“Likewise the Spirit helps us in our weakness. For we do not know what to pray for as we ought, but the Spirit himself intercedes for us with groanings too deep for words. 27 And He who searches hearts knows what is the mind of the Spirit, because the Spirit intercedes for the saints according to the will of God. 28 And we know that for those who love God all things work together for good, for those who are called according to his purpose.” –Romans 8:26-28, ESV

You’re not alone in the battle. The working together for good is not because of you. In fact, it is predicated on your weakness and the Spirit’s prayers. Your weakness plus the Spirit’s prayers for you means that everything will work out.

Fruit of the Spirit: The love complexity…

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I have to admit, y’all, this post has stumped me for a while now. What do I write about love? I have writing of it before. I have studies that focus a whole week of homework on it. I have taught it for years in a graduate level organizational development course as a model for a leadership career. And then there are the doubts of what can I say that hasn’t already been said? Haven’t we heard it all?

And as I dig in my yard, crouched down with a hand rake, moving river rock so I can de-grass a planting bed, I start thinking. I currently rent a home, and the train of thought, in an effort to not curse the contractors who put sod in the planing bed, was “if this were my home…” If this were my yard, I would tear it up and put in new sod to make up for the years of previous renters’ neglect. If this were my yard, I would re-fence it so that front yard spigot was actually in front of the fence and the backyard spigot was behind the fence. If this were my yard…. you get the picture. The list of improvements, differences, and investments I would be willing to make differ because I am renting.

Still, though, the list also differs because of the agreement I have with my property manager. I cannot tear up the yard without permission, but I can weed it. I cannot change the physical structures, like the fence, but I can weave 100 feet of hose through it so that I can get water where it needs to go. Why do I follow these rules? There is always one motivator of the potential fees I would be assessed should I break the rules. However, I used to work as a property manager. I know the damage renters do. I saw the filth they would leave behind. And I value my word. I agreed to follow these rules as a renter. I will show the property manager the respect due based on that agreement, and I will follow the rules laid forth. (But if it were my house, I would have a dog…just saying.)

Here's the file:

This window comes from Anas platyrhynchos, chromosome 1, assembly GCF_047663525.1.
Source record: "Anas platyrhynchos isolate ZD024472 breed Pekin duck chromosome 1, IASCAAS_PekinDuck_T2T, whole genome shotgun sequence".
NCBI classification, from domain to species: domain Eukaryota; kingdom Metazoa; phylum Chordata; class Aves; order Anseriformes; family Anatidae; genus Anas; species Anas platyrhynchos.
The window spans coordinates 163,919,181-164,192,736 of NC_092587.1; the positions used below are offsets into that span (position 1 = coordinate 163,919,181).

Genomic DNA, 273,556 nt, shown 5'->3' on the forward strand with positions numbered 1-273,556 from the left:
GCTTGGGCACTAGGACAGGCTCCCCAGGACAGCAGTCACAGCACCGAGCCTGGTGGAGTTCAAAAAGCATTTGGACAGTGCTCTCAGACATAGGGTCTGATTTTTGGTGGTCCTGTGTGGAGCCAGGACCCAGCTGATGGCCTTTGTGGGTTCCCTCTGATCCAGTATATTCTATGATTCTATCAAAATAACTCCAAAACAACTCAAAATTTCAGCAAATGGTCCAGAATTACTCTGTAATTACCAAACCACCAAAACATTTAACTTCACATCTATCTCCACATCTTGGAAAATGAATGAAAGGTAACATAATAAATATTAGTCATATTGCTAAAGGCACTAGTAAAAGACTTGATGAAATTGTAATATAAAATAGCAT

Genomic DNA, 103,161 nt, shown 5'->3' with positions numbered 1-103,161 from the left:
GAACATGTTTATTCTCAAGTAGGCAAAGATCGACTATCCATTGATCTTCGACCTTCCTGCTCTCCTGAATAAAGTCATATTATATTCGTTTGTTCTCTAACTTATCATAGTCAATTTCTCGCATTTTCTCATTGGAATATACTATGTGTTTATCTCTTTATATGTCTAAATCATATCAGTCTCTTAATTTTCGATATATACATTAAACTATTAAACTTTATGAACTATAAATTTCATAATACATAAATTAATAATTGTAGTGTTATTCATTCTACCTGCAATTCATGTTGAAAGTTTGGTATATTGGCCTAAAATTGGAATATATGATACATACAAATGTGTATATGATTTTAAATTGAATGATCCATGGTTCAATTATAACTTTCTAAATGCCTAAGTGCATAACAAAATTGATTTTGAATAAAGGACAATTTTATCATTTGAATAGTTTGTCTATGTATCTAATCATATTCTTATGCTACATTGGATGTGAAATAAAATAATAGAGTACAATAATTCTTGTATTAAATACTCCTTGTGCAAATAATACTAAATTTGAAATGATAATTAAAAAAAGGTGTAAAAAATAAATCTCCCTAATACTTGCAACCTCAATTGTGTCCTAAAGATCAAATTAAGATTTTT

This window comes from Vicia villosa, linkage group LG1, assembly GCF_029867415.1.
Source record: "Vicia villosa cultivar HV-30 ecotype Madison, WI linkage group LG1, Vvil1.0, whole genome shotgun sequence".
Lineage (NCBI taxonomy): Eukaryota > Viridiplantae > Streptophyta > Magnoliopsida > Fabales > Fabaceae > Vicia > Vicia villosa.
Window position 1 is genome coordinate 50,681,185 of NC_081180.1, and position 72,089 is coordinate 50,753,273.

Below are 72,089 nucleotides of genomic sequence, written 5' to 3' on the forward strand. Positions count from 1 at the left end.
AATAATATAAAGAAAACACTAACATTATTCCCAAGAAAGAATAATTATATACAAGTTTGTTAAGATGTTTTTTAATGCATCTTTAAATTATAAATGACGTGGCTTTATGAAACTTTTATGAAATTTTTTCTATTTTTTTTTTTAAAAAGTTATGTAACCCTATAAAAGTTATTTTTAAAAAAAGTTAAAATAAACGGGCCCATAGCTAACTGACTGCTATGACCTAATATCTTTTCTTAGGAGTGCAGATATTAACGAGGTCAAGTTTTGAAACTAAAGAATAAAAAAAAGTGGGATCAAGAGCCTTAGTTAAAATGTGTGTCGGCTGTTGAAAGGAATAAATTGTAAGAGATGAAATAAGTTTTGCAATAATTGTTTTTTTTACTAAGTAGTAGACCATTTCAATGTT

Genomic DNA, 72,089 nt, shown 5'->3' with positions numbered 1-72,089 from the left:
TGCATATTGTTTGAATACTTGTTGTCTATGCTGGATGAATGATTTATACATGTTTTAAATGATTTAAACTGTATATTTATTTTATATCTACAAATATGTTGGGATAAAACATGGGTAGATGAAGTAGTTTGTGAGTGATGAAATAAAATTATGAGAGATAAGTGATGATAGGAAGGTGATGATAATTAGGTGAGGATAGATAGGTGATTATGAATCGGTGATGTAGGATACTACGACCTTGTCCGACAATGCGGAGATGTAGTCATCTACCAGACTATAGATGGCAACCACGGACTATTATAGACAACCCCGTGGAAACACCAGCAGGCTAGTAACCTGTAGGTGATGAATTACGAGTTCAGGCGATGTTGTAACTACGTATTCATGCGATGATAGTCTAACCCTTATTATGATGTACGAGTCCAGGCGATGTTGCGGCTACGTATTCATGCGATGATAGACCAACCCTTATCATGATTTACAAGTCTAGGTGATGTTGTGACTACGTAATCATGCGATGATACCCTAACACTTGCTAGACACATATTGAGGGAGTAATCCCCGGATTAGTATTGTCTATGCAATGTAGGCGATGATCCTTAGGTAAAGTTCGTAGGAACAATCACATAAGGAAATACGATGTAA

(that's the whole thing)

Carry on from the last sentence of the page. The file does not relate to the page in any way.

And as thoughts of yard care mix with thoughts of a post on love, the interweaving come through. I have been thinking about Hosea and love. I often joke with close friends that nobody signs up to be Hosea. Nobody reads through scripture, and when picking their hero, they think, “You know, I really would like Hosea’s life.” It’s not that he’s the last chosen at recess for the dodgeball team. We pray and hope that we aren’t Hosea. And we pray for the strength that if God asks us to be Hosea, that we would be able to endure. (Simply “enduring” life is such an appealing approach.)

I have heard it preached that Hosea’s unconditional love fore Gomer is a picture of God’s love for us. And really, scripture flat out says that. What strikes me in thinking of love is that Hosea’s love for God is what had him going back for more. It was Hosea’s love for God that allowed trust in God’s direction for his marriage. Hosea’s love for God gave him the perspective needed to go find the wayward wife and bring her back to a place that Hosea very likely already understood she would flee from again. It was Hosea’s love for God that led to his obedience.